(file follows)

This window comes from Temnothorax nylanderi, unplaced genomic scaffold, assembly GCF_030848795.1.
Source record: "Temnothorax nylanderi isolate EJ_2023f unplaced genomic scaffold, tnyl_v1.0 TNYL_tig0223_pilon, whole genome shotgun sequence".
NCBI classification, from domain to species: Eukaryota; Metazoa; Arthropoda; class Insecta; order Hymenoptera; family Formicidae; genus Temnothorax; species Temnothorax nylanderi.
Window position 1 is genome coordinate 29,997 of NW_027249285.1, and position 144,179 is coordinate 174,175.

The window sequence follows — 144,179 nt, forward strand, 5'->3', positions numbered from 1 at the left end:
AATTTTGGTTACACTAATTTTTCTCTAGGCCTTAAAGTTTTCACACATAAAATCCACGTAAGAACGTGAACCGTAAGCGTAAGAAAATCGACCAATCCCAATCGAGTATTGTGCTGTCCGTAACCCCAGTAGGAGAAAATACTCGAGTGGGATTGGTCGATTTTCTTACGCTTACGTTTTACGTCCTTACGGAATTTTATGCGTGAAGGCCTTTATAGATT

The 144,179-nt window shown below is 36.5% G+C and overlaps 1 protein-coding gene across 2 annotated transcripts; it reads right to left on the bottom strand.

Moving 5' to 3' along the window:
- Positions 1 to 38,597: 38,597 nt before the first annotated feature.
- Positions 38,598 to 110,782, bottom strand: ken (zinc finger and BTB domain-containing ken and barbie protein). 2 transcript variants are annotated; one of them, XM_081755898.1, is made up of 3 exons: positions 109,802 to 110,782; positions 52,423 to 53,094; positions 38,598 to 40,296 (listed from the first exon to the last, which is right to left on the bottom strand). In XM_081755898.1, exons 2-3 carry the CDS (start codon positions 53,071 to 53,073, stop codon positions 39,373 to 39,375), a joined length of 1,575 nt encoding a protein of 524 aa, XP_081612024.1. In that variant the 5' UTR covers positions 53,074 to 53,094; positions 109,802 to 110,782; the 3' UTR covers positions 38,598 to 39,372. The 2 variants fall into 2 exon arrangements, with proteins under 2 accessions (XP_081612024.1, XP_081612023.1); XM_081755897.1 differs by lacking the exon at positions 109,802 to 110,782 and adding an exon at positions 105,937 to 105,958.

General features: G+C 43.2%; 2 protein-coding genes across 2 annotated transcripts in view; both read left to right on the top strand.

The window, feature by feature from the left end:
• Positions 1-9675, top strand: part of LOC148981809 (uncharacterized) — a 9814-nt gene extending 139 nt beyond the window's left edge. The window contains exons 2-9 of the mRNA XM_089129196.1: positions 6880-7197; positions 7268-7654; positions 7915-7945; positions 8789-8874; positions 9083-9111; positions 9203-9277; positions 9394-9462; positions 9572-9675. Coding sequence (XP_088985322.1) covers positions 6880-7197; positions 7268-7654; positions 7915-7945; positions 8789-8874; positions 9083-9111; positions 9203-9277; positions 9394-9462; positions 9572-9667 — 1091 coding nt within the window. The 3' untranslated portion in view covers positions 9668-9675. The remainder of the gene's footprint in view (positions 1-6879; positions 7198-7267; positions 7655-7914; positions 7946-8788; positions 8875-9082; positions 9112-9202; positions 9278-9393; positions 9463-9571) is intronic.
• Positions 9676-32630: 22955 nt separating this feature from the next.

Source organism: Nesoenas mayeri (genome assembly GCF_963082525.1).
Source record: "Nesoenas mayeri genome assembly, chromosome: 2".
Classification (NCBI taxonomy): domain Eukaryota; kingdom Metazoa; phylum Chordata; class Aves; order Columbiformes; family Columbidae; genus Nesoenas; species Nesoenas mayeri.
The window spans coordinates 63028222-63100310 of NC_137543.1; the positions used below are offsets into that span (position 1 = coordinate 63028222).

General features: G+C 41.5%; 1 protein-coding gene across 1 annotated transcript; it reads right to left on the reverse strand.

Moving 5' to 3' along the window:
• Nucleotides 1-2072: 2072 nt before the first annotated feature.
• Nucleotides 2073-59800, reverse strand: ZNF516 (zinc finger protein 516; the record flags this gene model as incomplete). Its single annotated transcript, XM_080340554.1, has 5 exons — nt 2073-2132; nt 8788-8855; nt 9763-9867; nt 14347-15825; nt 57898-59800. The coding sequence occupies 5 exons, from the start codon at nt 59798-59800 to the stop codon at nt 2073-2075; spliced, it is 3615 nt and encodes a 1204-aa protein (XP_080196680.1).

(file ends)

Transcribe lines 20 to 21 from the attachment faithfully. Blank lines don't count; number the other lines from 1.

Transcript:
Moving 5' to 3' along the window:
• Nucleotides 1-2072: 2072 nt before the first annotated feature.